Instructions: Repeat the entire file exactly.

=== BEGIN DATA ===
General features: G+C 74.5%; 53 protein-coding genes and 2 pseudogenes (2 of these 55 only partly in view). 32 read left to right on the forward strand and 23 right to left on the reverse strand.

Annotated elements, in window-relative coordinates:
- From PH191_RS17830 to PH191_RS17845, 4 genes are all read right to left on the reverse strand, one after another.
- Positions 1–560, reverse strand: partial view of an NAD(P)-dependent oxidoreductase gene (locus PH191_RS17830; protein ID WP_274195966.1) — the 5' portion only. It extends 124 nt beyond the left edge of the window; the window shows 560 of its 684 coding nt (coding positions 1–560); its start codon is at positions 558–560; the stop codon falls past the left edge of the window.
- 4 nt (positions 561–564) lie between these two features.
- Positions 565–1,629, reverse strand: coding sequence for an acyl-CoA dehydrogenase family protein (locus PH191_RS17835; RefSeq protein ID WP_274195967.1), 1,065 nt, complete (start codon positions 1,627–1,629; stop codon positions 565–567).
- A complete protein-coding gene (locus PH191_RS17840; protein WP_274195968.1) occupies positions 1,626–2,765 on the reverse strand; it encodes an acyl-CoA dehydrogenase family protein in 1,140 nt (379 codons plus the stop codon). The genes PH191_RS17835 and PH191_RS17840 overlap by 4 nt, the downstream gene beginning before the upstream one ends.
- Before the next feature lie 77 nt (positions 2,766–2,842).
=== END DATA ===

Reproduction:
General features: G+C 74.5%; 53 protein-coding genes and 2 pseudogenes (2 of these 55 only partly in view). 32 read left to right on the forward strand and 23 right to left on the reverse strand.

Annotated elements, in window-relative coordinates:
- From PH191_RS17830 to PH191_RS17845, 4 genes are all read right to left on the reverse strand, one after another.
- Positions 1–560, reverse strand: partial view of an NAD(P)-dependent oxidoreductase gene (locus PH191_RS17830; protein ID WP_274195966.1) — the 5' portion only. It extends 124 nt beyond the left edge of the window; the window shows 560 of its 684 coding nt (coding positions 1–560); its start codon is at positions 558–560; the stop codon falls past the left edge of the window.
- 4 nt (positions 561–564) lie between these two features.
- Positions 565–1,629, reverse strand: coding sequence for an acyl-CoA dehydrogenase family protein (locus PH191_RS17835; RefSeq protein ID WP_274195967.1), 1,065 nt, complete (start codon positions 1,627–1,629; stop codon positions 565–567).
- A complete protein-coding gene (locus PH191_RS17840; protein WP_274195968.1) occupies positions 1,626–2,765 on the reverse strand; it encodes an acyl-CoA dehydrogenase family protein in 1,140 nt (379 codons plus the stop codon). The genes PH191_RS17835 and PH191_RS17840 overlap by 4 nt, the downstream gene beginning before the upstream one ends.
- Before the next feature lie 77 nt (positions 2,766–2,842).